With 27 years of service working at the University of Arizona, Melinda Burke '75 '81 recently announced her retirement from the presidency of the Alumni Association.
“It is hard to walk out … and say I am done, it never happens that quickly,” Burke said.
Burke started working at the UA since 1993 and joined the UA Alumni Association in 2011. She accepted her first job as a PetSmart professor of practice under UA's Retailing and Consumer Sciences program thinking that it would be for a short period of time, but it turned into 27 years.
Burke explained that she went in the job thinking as a great opportunity for her to be impacted by the university and the people she got to work with. But she never thought she would be the one who would impact other people’s lives.
“For me, it was a dream job,” Burke said.
The day before Burke's official last day on July 1, the UAAA staff organized a retirement parade in Burke’s honor. According to Burke, there were around 40 cars go by with people from the university, the office, athletics and admissions who drove by her home to say goodbye.
“That was such as perfect way to end because I got to see a lot of people that mean so much to me and say goodbye to them,” Burke said. “It was very emotional … it was great.”
Burke considers herself an enthusiastic, caring and strategic person who loves and respect sports, an important aspect of the UA experience. Burke said sports reflected her competitive side and her desire to continuously improve.
“I love UA athletics. I am a big fan of women’s basketball; I am big fan of women’s softball and of course I am a huge fan of all sports,” said Burke.
With a love for competitions, Burke saw herself as a naturally competitive person who has implemented a competitive development system into her life to accomplish her goals.
“Anything I do in life I look at how do I be better, how do I make it better, how do I achieve goals, how do I beat myself,” Burke said.
For 27 years, Burke has touched the life of many people in the university from students to staff members.
“I would like to be remembered as someone who did make a difference, as someone who did impact the lives of students at the university as well as our alumni,” Burke said.
Burke further explained her goal.
"I wanted [alumni] to be like the university was a partner for them in their lives," Burke said.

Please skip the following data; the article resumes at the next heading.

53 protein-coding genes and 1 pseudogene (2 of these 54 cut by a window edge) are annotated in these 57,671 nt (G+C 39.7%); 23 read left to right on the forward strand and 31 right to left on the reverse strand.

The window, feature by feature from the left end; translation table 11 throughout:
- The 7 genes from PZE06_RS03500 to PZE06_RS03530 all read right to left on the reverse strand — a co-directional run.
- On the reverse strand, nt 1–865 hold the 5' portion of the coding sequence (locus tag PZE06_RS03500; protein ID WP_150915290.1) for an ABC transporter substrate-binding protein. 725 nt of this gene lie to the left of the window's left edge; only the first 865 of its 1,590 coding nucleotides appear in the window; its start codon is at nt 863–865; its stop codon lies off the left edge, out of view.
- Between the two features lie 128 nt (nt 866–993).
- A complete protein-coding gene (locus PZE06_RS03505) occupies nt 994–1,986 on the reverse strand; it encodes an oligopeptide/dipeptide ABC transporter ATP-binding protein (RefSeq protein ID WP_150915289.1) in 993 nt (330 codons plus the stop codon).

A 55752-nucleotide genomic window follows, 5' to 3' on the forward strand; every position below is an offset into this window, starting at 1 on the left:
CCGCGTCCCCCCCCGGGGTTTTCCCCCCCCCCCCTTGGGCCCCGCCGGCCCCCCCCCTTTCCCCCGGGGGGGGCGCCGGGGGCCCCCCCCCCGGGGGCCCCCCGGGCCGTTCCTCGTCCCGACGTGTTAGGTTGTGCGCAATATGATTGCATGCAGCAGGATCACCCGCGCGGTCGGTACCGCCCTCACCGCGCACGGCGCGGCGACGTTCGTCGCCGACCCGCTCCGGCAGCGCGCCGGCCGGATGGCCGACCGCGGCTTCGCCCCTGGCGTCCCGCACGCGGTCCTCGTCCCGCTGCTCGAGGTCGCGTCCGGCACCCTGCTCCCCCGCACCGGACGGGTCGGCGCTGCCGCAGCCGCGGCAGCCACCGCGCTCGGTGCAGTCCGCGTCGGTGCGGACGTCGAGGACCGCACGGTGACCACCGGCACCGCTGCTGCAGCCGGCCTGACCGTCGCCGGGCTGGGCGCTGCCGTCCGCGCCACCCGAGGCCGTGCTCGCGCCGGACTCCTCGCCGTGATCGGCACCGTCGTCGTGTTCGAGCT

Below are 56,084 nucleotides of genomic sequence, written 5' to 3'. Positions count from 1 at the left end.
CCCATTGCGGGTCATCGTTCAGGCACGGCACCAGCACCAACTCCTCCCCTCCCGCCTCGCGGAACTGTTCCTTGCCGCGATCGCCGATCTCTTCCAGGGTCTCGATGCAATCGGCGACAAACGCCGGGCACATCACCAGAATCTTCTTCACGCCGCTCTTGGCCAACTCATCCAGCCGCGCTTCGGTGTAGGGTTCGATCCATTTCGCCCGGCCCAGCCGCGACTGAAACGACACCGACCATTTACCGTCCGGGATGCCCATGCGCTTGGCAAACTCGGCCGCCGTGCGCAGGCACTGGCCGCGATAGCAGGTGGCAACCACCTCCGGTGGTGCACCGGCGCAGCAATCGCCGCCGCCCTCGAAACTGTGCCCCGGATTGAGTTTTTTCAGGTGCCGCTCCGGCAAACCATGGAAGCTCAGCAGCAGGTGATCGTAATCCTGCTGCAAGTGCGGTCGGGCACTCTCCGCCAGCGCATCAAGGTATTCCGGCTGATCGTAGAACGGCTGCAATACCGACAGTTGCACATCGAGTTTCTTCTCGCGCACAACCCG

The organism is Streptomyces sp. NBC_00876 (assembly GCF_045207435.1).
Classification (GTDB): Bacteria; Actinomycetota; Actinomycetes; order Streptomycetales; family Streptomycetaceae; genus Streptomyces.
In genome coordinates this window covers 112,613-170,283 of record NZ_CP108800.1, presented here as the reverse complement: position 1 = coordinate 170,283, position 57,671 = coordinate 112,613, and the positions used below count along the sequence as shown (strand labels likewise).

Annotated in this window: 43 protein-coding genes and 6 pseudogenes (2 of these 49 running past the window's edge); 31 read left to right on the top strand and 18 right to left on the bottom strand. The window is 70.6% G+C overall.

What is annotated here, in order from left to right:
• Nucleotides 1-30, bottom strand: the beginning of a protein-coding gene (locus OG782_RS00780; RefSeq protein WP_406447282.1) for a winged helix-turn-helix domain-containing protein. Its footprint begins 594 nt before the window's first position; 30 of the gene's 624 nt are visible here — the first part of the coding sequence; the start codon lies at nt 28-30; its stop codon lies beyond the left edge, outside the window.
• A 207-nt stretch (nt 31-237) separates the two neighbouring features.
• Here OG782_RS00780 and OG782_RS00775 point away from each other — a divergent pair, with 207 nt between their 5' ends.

Marc Acuña, vice president of Student and Alumni Engagement, said that working with Burke and her stylish leadership style had been an honor.
“[Burke] leads with complete compassion, empathy and innovation,” Acuña said via email. “I will for sure miss the fashion and style she brings. She is a mix between Jackie O. and Coco Chanel with her sophistication and on point style.”
Felicia Frontain, assistant professor of practice in Retailing and Consumer Sciences, met Burke in the 1980's when they were in retail together at the UA. Frontain described Burke as a fun person with a sense of humor.
“She is always in a positive mood … She always pushed me to do better and I am grateful for that,” Frontain said via email.
For Alan Stein, a member of the UAAA governing board and veteran, Burke was unique, a leader and a great manager who helped him to reinforce the fact of always being professional because it gives great results.
“[Burke] is the ultimate professional,” Stein said in an email.
Besides her success as the UAAA president, Burke mentioned that having the opportunity of impacting students’ lives by either helping them to discover their dream job, find their partners or internships was very rewarding.
“Being a faculty member and have that kind of impact in students is really meaningful,” Burke said. “I hope [the university] remember me as an effective leader.”
Stein said that Burke inspired loyalty and she was good communicating her vision well with others from the lower to the higher position levels. Stein also admired Burke as a person.
“[Burke] is a terrific person,” Stein said in an email.
While Burke was the Alumni Association president, the UAAA accomplished many things. They started the Bear Down Network and the Wildcat Mentor Society. Both with the purpose to help current students and alumni.
Burke was not going to sit down after her retirement from UAAA, she already has a lot of plans. As a right now, she and her husband decided to go out and explore the world. In the middle of August, she is planning to be back in town where she got a lot of stuff going on.
Burke wants to be more politically active; she plans to continue to be a mentor for the Wildcat Mentor Society and she will do some volunteer working with the Literacy College.
“I am going to open to new opportunities and new challenges," Burke said, "and I am very excited about the future.”
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